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Atonement and Forgiveness

It had the potential to turn into a show trial, and his publicist — correctly, I thought — refused to put the designer through that. Galliano’s trial should be over. Now it’s time for him to get out the scissors. And ribbons.

Ingrid Sischy on the designer John Galliano

Yesterday I made a mistake in my Bradbury Reading. The normal scheduled reading was “The Choice of Amyntas” by Somerset Maugham, but read the story after it in my Maugham collection, Daisy, by accident . I also skipped the next essay in Nothing is Lost, the collection of Ingrid Sischy essays I have been reading. That was intentional. Today is a day of driving twelve hours. I pre-select shorter pieces to read when that happens.

The mistake is fortuitous. Both the story and the essay deal with individuals paying the price for their sins. Both focus a good deal on forgiveness, but forgiven and denied, and in the essay, atonement.

Errors, mistakes, sins, and all the other forms of misdeeds seem to rule the news these days. That is no surprise. There is not only the obvious reason of “if it bleeds it leads”. Negative self-talk about themselves dominates many people’s thoughts. Most of us enjoy negative open talk about others. After all, I started this post calling my reading a mistake.

It is the mistake that would have disrupted the entire Bradbury Challenge reading in the past. I have started the reading portion, to read a story, poem, and essay a day for a 1000 days more than once. Until the current effort, if I missed one day I started over.

Can you do anything beyond basic bodily functions a 1000 days in a row without fail? I judged myself a failure for not doing so even on a fourth try. It was only when I forgave myself and to count any day, since my last start of the project back on January 12, 2018. I have missed more days than I have read, given I am only on day 311 of 1000. Forgiving myself the prior failures was crucial to doing this. I doubt I would ever have reached my current streak of 58 days (as of Monday) had I not given myself such grace.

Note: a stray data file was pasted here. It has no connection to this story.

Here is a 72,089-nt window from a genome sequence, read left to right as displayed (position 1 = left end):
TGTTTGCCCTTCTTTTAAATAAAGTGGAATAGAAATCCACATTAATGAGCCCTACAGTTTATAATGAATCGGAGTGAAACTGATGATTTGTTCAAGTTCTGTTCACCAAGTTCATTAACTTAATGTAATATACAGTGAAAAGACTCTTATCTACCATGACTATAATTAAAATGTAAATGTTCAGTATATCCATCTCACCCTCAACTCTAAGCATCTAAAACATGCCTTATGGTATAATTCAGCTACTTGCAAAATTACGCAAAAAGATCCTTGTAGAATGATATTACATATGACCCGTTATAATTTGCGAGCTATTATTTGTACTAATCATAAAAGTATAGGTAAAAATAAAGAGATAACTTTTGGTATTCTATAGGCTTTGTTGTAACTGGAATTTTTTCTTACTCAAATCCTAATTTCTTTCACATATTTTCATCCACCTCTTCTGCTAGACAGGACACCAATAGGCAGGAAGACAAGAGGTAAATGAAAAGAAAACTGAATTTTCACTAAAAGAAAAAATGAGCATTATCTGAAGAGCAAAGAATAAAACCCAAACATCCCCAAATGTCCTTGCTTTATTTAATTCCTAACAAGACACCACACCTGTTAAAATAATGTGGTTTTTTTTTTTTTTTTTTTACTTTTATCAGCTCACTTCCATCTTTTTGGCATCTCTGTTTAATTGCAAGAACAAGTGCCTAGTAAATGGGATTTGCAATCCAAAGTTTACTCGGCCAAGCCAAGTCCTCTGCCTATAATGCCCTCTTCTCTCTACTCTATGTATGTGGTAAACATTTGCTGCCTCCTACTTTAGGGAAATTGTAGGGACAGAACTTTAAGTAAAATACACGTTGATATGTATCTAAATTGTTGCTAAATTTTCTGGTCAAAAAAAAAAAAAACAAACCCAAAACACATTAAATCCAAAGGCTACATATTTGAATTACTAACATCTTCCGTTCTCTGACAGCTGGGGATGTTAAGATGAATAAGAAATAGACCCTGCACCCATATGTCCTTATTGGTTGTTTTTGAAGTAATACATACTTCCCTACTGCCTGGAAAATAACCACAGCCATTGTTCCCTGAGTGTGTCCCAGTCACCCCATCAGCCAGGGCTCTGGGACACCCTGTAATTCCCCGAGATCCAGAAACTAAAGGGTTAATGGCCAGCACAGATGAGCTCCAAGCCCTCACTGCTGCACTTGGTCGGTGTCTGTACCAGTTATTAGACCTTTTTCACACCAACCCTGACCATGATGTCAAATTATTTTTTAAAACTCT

That grace was not free. One, like many people I do not like myself much. More important, to my mind, was the requirement I change something about the project or myself to allow the forgiveness. Here it was something I learned from Scott Adams, to think in terms of systems, not goals. I no longer have a goal of reading a story, a poem, and an essay a day for 1000 days. I am creating a system, a habit, of doing so. The stronger the habit gets, the greater the chance the count will take care of itself.

In her essay, Galliano in the Wilderness Sischy profiles the designer John Galliano. Written in 2013, she built it on his first interview since two incidents of racist insults during two separate rage incidents fueled by drugs and alcohol destroyed the designer’s career. When the incidents happened he was the head designer at Dior and his own eponymous fashion company. That Dior fired him the day after a video of one of the incidents surfaced, just four days after the other occurred, is unsurprising.

The fashion label that bore his name also fired him.